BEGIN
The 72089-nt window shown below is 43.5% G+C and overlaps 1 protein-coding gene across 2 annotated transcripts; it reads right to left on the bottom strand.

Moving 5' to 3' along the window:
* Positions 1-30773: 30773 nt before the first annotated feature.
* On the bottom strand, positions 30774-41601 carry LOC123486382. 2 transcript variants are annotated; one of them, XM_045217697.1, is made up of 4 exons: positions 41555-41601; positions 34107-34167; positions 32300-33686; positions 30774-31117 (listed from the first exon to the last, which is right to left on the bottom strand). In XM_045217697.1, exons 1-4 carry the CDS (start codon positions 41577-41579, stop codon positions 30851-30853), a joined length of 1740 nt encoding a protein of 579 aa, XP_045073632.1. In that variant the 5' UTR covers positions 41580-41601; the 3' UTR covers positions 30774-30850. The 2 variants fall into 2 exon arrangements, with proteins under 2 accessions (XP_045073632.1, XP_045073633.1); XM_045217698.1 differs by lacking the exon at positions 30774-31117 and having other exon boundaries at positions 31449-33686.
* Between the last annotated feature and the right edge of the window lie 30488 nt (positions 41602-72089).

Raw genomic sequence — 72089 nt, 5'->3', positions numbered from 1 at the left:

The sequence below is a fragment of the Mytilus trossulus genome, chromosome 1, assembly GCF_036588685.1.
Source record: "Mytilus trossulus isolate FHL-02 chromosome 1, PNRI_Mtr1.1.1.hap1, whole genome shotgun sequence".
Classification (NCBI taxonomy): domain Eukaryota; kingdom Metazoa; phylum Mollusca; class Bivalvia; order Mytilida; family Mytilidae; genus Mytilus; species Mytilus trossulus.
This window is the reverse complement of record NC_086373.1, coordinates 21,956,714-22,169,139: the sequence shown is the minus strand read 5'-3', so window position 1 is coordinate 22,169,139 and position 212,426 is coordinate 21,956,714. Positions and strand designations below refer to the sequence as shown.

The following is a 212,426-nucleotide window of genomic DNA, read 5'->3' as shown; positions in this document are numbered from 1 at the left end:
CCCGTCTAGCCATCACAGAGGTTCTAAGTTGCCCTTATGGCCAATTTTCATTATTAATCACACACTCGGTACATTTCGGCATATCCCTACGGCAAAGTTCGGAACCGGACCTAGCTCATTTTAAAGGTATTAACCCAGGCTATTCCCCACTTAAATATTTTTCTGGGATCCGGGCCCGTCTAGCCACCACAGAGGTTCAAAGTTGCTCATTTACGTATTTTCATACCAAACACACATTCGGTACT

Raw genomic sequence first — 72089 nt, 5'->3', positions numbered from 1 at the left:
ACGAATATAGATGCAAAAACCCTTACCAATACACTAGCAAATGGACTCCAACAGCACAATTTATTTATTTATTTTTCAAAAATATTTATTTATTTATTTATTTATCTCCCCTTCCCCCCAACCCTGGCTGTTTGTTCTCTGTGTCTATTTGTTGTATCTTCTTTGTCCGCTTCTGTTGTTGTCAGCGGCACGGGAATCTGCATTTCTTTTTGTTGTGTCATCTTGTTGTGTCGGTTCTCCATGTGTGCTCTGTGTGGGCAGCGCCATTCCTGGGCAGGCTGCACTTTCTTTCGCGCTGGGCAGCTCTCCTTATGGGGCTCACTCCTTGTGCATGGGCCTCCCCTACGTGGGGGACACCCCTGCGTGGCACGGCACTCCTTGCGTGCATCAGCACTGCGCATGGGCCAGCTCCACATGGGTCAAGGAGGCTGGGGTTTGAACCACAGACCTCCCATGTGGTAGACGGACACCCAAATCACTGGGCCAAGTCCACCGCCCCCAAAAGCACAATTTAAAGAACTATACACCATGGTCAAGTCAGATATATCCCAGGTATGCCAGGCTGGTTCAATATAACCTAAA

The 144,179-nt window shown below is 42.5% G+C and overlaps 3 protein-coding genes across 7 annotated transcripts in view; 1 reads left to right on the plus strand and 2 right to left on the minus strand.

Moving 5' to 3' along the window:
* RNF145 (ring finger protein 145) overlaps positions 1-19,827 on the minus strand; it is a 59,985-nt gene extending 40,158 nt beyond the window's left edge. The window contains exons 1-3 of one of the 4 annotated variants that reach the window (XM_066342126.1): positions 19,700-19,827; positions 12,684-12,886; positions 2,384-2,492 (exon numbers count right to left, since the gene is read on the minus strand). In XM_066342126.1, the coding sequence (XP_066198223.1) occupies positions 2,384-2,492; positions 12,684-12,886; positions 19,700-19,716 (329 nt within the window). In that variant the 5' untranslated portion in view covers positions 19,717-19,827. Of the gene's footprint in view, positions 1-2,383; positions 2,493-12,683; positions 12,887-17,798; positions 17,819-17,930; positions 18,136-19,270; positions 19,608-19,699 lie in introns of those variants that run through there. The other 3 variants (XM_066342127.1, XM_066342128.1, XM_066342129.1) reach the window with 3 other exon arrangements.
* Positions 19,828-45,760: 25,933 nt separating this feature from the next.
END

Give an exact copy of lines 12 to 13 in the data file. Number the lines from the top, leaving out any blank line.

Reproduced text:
CCCGTCTAGCCATCACAGAGGTTCTAAGTTGCCCTTATGGCCAATTTTCATTATTAATCACACACTCGGTACATTTCGGCATATCCCTACGGCAAAGTTCGGAACCGGACCTAGCTCATTTTAAAGGTATTAACCCAGGCTATTCCCCACTTAAATATTTTTCTGGGATCCGGGCCCGTCTAGCCACCACAGAGGTTCAAAGTTGCTCATTTACGTATTTTCATACCAAACACACATTCGGTACT

Raw genomic sequence first — 72089 nt, 5'->3', positions numbered from 1 at the left: